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Managing crop load creates efficient cherry orchards

It creates efficient cherry orchards


March 4, 2008
By Peter Mitham

Topics

High-efficiency systems will be critical to the future of sweet cherry production, according to Matthew Whiting, assistant professor and horticulturist at Washington State University in Prosser, Wash.

managing
Efficient orchard architecture can allow for mechanical harvesting, which is ideal for taking advantage of marketing opportunities, such as stemless cherries.

High-efficiency systems will be critical to the future of sweet cherry production, according to Matthew Whiting, assistant professor and horticulturist at Washington State University in Prosser, Wash.

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The effective management of cherries is possible through efficient orchard architecture and crop load management, says Whiting, adding the goal is to create “individual management units” that improve a grower’s ability to attend to not just each tree but each fruiting offshoot.

“We want to minimize the management unit,” Whiting told growers during the British Columbia Fruit Growers’ Association annual Horticultural Forum, held in Penticton, B.C., last November.

He urges growers to envision an orchard that effectively functions with the ease of an assembly line. One example Whiting gives is of an orchard system that creates vertical walls of fruit through a series of upright branches. The uprights are spaced 18 inches apart. The system allows growers to pay closer attention to the essential tasks of pruning, managing levels of giberellic acids (plant hormones that regulate growth) and thinning.

Since well-positioned offshoots catch sufficient amounts of light to effect maturity, the grower’s work primarily focuses on crop load management. Whiting is exploring various strategies from hand thinning through mechanical methods and chemical thinning.

Ideally, Whiting strives for a 45 to 50 per cent fruit set on his Rainier cherries grafted on Mahaleb rootstock. But wide variability in natural fruit set creates challenges in managing crop load because the exact amount of fruit set is difficult to determine prior to bloom. A grower risks thinning too much if fruit set proves low, while higher fruit set may be difficult to achieve.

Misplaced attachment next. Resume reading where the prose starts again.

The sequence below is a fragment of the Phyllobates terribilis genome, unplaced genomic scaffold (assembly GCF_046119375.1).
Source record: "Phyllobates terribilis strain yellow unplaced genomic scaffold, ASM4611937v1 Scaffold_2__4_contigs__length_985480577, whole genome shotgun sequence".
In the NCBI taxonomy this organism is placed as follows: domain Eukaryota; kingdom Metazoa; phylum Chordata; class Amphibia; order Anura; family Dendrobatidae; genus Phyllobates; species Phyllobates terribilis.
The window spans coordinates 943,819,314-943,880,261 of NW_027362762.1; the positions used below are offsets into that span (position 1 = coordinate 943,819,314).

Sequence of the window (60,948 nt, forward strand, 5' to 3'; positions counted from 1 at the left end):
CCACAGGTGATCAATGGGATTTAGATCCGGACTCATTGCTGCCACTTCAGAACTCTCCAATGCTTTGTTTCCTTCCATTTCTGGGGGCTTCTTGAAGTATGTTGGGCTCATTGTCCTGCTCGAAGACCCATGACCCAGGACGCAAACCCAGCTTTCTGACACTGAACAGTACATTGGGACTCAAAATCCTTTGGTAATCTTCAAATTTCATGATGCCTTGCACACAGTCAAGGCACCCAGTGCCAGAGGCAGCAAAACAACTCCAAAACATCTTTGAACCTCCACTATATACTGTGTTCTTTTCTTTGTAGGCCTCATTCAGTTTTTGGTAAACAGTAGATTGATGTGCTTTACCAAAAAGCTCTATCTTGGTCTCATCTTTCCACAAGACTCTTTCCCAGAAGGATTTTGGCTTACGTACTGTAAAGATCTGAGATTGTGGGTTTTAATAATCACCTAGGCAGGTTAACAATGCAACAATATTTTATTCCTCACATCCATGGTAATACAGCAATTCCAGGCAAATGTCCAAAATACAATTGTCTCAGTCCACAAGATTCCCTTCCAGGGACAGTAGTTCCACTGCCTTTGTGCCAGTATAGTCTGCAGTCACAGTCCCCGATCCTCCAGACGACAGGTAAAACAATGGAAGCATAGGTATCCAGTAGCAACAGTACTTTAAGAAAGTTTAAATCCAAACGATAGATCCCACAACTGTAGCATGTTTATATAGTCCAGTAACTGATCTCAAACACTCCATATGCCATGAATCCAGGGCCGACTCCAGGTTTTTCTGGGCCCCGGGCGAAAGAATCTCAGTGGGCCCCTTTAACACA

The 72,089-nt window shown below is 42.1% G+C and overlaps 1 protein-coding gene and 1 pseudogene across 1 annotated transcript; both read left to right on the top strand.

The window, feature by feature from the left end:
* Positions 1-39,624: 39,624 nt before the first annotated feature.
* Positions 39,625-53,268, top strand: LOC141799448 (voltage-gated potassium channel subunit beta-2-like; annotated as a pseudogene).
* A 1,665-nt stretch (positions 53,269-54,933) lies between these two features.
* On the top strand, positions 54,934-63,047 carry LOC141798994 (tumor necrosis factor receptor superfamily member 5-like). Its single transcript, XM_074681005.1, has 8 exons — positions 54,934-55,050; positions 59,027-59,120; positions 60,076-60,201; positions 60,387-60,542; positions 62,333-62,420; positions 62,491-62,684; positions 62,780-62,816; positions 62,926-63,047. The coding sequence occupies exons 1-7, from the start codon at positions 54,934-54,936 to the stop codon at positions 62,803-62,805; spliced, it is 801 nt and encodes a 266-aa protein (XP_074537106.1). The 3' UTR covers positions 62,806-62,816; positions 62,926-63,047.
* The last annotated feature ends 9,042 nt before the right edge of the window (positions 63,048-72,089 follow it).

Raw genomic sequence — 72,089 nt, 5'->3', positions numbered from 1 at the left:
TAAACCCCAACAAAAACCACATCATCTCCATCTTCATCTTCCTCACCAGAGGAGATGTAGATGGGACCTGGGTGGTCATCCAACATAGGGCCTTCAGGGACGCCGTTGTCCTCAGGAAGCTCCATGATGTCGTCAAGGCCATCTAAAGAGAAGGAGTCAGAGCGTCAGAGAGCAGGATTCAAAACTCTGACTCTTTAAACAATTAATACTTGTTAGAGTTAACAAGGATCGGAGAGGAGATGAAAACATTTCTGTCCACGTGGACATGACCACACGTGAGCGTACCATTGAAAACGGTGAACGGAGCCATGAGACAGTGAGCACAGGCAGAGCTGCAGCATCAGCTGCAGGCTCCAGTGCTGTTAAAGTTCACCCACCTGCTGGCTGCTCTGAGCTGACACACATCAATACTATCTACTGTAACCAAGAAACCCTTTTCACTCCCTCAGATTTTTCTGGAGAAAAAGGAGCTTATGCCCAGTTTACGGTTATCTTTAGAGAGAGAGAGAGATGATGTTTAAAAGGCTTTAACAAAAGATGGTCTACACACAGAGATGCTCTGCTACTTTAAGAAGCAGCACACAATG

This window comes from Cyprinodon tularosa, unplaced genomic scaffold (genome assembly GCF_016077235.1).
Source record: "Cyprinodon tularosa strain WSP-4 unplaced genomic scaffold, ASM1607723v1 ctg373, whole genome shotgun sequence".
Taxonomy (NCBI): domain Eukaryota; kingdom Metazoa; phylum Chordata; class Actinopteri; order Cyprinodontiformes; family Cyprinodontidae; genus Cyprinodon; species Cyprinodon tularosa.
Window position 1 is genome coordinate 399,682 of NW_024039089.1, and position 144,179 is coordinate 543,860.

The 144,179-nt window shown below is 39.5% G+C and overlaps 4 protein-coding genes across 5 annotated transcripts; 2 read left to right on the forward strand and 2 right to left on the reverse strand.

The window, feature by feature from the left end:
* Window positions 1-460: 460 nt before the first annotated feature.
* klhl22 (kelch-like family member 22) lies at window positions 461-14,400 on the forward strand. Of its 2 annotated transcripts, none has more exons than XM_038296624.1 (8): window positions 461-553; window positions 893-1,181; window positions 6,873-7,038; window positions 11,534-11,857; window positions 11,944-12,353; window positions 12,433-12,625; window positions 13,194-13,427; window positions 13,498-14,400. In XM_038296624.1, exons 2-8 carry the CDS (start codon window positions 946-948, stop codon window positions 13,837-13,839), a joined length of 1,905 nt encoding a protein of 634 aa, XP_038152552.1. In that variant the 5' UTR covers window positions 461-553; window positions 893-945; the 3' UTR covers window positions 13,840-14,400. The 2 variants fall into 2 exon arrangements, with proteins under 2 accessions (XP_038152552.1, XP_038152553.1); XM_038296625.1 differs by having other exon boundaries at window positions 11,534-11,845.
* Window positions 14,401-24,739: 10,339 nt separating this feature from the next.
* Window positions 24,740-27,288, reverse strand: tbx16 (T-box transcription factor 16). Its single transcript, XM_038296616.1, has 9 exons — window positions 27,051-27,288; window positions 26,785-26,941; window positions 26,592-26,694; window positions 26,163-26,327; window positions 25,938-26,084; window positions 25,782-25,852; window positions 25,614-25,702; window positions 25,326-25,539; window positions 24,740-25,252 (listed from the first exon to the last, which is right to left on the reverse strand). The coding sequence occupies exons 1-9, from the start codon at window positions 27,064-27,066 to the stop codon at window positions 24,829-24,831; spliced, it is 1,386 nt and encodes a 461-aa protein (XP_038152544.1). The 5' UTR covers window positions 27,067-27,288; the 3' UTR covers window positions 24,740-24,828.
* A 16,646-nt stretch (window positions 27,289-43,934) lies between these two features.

Being able to accurately set targets requires understanding how the various thinners operate. Whiting’s research has found that post-bloom thinning (ideally two to four weeks after full bloom) plays an important role not only in ensuring the correct number of blooms but also in
managing fruit size.

The effective management of crop load also has benefits for production, as Whiting explained in a workshop following his presentation.

Efficient orchard architecture can allow for mechanical harvesting, which is ideal for taking advantage of marketing opportunities, such as stemless cherries. The rewards can be significant – while the average cherry costs 20 to 24 cents a pound to harvest, a mechanical harvester that shakes the trees to release the ripe fruit can reduce the per-pound cost to two cents.

Up to 85 per cent of fruit can be collected in this way, with about half the remainder staying on the trees and the rest landing on the ground.

It takes 400 grams psi of pressure to release fruit from the pedicle, Whiting said. Skeena is ideal because it reaches this point by the standard harvest date of mid-July.

While surveys indicate that buyers are not necessarily willing to pay a premium for the stemless cherries gathered by mechanical harvesters, lower labour costs mean growers can come out ahead. And, Whiting said, there’s a lower chance of losses since the chance of contact with the stem’s woody fibre is virtually eliminated.

“You’ve virtually eliminated pitting,” he said.

In addition, mechanical harvesters create the potential for night harvesting, meaning fruit can be harvested when it’s cooler, meaning less of a temperature shock when its cooled for storage and shipping.

Stemless cherries also provide plenty of innovative packing opportunities, Whiting said. A survey of Calgary consumers in 2005 suggested that 39 per cent of consumers preferred stem-free cherries, and Whiting threw out the idea of packaging the fruit in clear tubes as an option.

But without the right architecture, Whiting said, growers will continue to grapple with ripening and harvesting
appealing fruit. No matter how cherries are sold, everything comes back to the
orchard.

“It all depends on how well you’ve managed those trees,” he said.